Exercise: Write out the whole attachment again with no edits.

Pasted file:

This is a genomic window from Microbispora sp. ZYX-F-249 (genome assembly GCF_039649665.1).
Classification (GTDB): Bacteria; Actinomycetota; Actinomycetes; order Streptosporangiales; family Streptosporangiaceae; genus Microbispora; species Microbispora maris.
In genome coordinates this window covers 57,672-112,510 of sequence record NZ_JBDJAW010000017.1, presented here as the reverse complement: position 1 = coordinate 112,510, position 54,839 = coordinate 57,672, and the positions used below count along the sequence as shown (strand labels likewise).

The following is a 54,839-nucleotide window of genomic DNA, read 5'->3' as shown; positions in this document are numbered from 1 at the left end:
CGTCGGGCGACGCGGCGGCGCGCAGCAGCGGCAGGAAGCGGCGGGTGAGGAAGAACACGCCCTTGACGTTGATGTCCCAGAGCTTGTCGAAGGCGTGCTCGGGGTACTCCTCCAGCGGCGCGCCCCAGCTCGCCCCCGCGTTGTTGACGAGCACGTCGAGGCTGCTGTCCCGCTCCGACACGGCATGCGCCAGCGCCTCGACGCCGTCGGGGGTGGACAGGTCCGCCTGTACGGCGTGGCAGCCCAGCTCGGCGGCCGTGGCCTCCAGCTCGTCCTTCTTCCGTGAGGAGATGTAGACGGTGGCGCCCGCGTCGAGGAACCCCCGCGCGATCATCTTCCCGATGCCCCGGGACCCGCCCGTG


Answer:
This is a genomic window from Microbispora sp. ZYX-F-249 (genome assembly GCF_039649665.1).
Classification (GTDB): Bacteria; Actinomycetota; Actinomycetes; order Streptosporangiales; family Streptosporangiaceae; genus Microbispora; species Microbispora maris.
In genome coordinates this window covers 57,672-112,510 of sequence record NZ_JBDJAW010000017.1, presented here as the reverse complement: position 1 = coordinate 112,510, position 54,839 = coordinate 57,672, and the positions used below count along the sequence as shown (strand labels likewise).

The following is a 54,839-nucleotide window of genomic DNA, read 5'->3' as shown; positions in this document are numbered from 1 at the left end:
CGTCGGGCGACGCGGCGGCGCGCAGCAGCGGCAGGAAGCGGCGGGTGAGGAAGAACACGCCCTTGACGTTGATGTCCCAGAGCTTGTCGAAGGCGTGCTCGGGGTACTCCTCCAGCGGCGCGCCCCAGCTCGCCCCCGCGTTGTTGACGAGCACGTCGAGGCTGCTGTCCCGCTCCGACACGGCATGCGCCAGCGCCTCGACGCCGTCGGGGGTGGACAGGTCCGCCTGTACGGCGTGGCAGCCCAGCTCGGCGGCCGTGGCCTCCAGCTCGTCCTTCTTCCGTGAGGAGATGTAGACGGTGGCGCCCGCGTCGAGGAACCCCCGCGCGATCATCTTCCCGATGCCCCGGGACCCGCCCGTG